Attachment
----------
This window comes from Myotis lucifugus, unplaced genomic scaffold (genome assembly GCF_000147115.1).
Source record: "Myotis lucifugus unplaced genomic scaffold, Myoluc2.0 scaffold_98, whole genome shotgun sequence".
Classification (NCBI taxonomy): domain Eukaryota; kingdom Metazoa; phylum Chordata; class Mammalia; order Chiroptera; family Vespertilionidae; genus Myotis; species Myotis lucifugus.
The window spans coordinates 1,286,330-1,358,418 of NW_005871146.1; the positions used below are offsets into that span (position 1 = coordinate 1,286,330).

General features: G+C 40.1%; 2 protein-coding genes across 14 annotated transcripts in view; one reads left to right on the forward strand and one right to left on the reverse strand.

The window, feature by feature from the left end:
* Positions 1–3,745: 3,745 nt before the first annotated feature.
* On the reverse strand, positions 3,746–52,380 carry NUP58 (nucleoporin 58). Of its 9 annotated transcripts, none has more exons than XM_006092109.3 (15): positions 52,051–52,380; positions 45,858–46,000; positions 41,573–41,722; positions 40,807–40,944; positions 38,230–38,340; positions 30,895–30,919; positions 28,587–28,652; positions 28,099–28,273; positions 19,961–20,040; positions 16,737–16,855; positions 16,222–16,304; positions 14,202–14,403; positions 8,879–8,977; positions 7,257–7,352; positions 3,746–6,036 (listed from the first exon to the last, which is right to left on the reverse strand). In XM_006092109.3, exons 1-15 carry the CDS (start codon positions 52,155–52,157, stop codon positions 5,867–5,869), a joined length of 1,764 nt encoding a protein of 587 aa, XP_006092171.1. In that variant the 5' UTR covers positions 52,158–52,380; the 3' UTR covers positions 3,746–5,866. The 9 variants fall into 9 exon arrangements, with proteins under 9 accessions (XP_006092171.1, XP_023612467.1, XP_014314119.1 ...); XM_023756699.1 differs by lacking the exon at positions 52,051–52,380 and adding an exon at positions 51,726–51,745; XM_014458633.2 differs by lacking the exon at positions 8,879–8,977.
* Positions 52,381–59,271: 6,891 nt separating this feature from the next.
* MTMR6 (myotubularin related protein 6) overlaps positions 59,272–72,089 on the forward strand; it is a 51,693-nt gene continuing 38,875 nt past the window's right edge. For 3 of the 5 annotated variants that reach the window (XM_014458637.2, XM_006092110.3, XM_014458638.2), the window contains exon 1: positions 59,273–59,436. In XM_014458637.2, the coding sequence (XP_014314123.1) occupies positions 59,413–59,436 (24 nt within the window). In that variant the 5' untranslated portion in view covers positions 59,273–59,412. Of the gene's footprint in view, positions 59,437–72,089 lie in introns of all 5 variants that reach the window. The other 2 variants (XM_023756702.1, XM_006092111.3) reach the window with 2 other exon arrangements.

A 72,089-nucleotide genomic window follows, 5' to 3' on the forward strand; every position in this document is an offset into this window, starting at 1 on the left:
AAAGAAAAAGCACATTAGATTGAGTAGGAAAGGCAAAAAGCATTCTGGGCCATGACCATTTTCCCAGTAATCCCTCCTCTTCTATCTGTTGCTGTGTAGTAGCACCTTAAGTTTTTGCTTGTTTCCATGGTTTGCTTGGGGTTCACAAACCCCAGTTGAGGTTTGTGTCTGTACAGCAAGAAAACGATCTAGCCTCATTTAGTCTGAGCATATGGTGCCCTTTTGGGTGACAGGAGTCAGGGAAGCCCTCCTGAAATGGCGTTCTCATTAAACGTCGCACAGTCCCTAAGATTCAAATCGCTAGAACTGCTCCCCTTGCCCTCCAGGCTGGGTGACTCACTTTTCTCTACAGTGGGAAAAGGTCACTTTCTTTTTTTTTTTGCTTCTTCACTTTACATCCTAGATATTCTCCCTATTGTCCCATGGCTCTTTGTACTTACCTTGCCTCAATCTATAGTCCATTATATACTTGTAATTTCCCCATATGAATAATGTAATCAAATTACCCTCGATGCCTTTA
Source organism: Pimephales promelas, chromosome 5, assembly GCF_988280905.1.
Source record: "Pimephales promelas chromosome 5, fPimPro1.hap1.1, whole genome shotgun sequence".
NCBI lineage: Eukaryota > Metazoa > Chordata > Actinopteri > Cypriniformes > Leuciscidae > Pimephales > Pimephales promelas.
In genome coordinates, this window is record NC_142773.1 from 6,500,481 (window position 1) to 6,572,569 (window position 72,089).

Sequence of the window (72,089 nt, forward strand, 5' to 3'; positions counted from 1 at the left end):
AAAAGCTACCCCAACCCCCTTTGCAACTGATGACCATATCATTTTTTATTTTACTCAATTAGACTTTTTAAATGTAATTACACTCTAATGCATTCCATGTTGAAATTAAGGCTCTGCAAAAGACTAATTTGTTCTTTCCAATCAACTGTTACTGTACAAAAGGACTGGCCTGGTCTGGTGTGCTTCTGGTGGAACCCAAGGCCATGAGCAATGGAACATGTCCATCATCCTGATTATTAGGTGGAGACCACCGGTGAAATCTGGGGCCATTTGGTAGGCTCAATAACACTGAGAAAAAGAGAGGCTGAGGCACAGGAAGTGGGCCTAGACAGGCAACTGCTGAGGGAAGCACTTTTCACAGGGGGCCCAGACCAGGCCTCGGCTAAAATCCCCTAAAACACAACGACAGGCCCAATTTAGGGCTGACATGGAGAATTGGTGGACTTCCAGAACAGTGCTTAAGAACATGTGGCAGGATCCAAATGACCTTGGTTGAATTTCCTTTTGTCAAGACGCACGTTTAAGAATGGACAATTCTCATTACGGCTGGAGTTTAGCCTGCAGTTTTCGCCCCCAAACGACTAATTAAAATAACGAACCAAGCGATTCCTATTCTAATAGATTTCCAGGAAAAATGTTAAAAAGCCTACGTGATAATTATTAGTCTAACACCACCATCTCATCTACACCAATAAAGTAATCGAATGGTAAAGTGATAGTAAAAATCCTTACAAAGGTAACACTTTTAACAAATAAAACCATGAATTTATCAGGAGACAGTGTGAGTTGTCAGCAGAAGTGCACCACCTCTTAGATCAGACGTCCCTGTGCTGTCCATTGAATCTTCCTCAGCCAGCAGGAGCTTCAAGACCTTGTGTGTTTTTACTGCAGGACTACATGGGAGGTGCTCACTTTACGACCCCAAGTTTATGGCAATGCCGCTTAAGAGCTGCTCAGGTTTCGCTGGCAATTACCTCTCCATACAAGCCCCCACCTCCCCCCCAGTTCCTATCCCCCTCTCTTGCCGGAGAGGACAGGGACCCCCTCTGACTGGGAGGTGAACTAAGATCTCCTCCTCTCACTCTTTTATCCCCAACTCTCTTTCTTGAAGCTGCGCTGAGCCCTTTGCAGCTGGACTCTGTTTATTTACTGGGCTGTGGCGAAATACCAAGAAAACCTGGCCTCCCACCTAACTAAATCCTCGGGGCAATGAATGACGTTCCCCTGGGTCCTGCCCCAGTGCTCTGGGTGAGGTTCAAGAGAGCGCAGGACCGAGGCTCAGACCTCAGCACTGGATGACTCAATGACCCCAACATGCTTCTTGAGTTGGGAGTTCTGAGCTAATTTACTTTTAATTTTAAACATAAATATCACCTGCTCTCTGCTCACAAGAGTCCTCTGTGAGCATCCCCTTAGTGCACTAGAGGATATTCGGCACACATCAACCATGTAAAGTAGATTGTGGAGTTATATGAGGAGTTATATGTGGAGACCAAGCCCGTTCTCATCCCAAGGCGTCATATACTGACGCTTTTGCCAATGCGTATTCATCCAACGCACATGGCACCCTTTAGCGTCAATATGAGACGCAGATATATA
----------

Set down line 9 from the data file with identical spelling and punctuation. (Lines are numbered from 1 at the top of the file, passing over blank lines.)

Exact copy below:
* Positions 52,381–59,271: 6,891 nt separating this feature from the next.